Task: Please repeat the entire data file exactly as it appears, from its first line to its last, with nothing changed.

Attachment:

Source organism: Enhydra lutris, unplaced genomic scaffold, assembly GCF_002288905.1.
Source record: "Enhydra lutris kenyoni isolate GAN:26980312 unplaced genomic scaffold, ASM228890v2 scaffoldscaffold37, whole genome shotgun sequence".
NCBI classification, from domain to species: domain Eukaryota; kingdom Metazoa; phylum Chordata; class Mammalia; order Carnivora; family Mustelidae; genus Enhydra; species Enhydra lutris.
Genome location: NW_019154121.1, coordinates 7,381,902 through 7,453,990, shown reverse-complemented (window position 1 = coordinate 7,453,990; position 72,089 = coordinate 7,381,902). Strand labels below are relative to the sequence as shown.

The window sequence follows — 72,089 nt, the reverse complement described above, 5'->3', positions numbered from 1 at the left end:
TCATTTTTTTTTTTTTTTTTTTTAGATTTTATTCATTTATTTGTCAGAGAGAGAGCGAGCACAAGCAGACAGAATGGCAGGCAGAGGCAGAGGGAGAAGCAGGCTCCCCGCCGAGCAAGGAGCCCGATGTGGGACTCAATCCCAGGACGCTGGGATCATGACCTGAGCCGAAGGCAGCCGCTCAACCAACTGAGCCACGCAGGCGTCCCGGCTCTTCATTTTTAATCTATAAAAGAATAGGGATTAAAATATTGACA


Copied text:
Source organism: Enhydra lutris, unplaced genomic scaffold, assembly GCF_002288905.1.
Source record: "Enhydra lutris kenyoni isolate GAN:26980312 unplaced genomic scaffold, ASM228890v2 scaffoldscaffold37, whole genome shotgun sequence".
NCBI classification, from domain to species: domain Eukaryota; kingdom Metazoa; phylum Chordata; class Mammalia; order Carnivora; family Mustelidae; genus Enhydra; species Enhydra lutris.
Genome location: NW_019154121.1, coordinates 7,381,902 through 7,453,990, shown reverse-complemented (window position 1 = coordinate 7,453,990; position 72,089 = coordinate 7,381,902). Strand labels below are relative to the sequence as shown.

The window sequence follows — 72,089 nt, the reverse complement described above, 5'->3', positions numbered from 1 at the left end:
TCATTTTTTTTTTTTTTTTTTTTAGATTTTATTCATTTATTTGTCAGAGAGAGAGCGAGCACAAGCAGACAGAATGGCAGGCAGAGGCAGAGGGAGAAGCAGGCTCCCCGCCGAGCAAGGAGCCCGATGTGGGACTCAATCCCAGGACGCTGGGATCATGACCTGAGCCGAAGGCAGCCGCTCAACCAACTGAGCCACGCAGGCGTCCCGGCTCTTCATTTTTAATCTATAAAAGAATAGGGATTAAAATATTGACA